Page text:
First published on May 12, 2010.
A while ago, while obsessing about New York’s Metropolitan Transportation Authority and its obsession with turning what might have once merely been viewed as functional municipal signage or insignia into “IP ,” I made fun of the MTA’s trademark application (since approved) for IF YOU SEE SOMETHING, SAY SOMETHING.
So in light of last week’s Times Square bomb-thingy, who’s laughing now? Not the New York Times, in an article about the phrase’s elevation to “iconic,” including an interview with sloganeer extraordinaire Allen Kay:
"The model that I had in my head was â€˜Loose Lips Sink Ships,' " Mr. Kay said. "I wasn't born [yet] during World War II, but I sure knew the phrase and so did everybody else."
"In this case," he added, "I thought it was ironic because we want just the opposite. We want people to talk. I wanted to come up with something that would carry like that. That would be infectious."
In 2002, the transportation agency saw a need for a security-awareness campaign to encourage customers to report suspicious activity or unattended packages, and they turned to Mr. Kay, who still had the phrase on his index card. By January 2003, the slogan was on posters and placards in subway cars, buses and trains.
It has since become a global phenomenon — the homeland security equivalent of the "Just Do It" Nike advertisement — and has appeared in public transportation systems in Oregon, Texas, Florida, Australia and Canada, among others. Locally, the phrase captured, with six simple words and one comma, the security consciousness and dread of the times, the "I â™¥ NY" of post-9/11 New York City.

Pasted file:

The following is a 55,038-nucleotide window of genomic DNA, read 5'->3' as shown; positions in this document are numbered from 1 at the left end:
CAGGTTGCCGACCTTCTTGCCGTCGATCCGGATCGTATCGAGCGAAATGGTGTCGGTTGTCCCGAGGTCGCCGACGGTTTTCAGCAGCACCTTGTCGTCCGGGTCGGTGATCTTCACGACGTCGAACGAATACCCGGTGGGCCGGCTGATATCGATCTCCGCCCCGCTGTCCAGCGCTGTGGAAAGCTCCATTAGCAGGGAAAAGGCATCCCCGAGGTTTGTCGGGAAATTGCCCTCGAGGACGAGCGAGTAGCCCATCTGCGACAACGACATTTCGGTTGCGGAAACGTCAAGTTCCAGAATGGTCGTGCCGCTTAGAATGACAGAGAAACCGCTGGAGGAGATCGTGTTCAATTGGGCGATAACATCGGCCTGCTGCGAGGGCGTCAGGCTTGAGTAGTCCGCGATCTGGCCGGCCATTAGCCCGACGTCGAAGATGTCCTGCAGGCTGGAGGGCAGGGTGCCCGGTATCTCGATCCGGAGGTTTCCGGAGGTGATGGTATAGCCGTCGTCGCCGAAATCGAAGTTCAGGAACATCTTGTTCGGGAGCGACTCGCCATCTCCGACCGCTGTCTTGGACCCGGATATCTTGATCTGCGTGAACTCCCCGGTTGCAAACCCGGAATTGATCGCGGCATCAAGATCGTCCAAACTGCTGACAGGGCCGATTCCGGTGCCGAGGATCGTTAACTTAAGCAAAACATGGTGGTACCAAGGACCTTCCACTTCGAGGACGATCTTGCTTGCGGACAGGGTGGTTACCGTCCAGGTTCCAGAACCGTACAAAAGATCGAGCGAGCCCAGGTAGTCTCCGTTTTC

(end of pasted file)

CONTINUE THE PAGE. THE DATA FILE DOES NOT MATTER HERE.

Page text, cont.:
The transportation authority received a trademark on the slogan from the United States Patent and Trademark Office, though unauthorized uses appear to outnumber authorized ones.
That’ll happen with plain old ways to say things in English–once called “phrases” or “sentences,” not “trademarks.”
Did you know, by the way, that you can “receive a trademark” from the PTO? I didn’t. I thought they only registered trademarks, which are otherwise earned by use that rises to the level of establishing a secondary meaning! Silly me.
So the end of that distinction, manifested of course by the common use of “trademark” as a verb, is now official, for it is no longer recognized among reporters or their diligent, triple-checking editorial phalanxes at the Newspaper of Record. This says it all about what “trademarking” has become, unfortunately; as to “journalism,” well, what do I know?
Since obtaining the trademark [registration] in 2007, the authority has granted permission to use the phrase in public awareness campaigns to 54 organizations in the United States and overseas, like [sic] Amtrak, the Chicago Transit Authority, the emergency management office at Stony Brook University and three states in Australia.
The authority has not charged for such uses of the slogan. Some requests have been rejected, including one from a university that wanted to use it to address a series of dormitory burglaries.
"The intent of the slogan is to focus on terrorism activity, not crime, and we felt that use in other spheres would water down its effectiveness," said Christopher Boylan, an M.T.A. spokesman.
Wait, wait–there’s also some distinction between crime and terrorism? That’s something I also thought had gone by the boards–especially at the Times, which once seemed clear on the difference but now, maybe not so much.
As I said, what do I know, besides a little about trademark law? Just what I see. And maybe I’ve already said… enough.
UPDATE: More on this from Daniel Corbett.
Originally posted 2010-12-24 08:00:42. Republished by Blog Post Promoter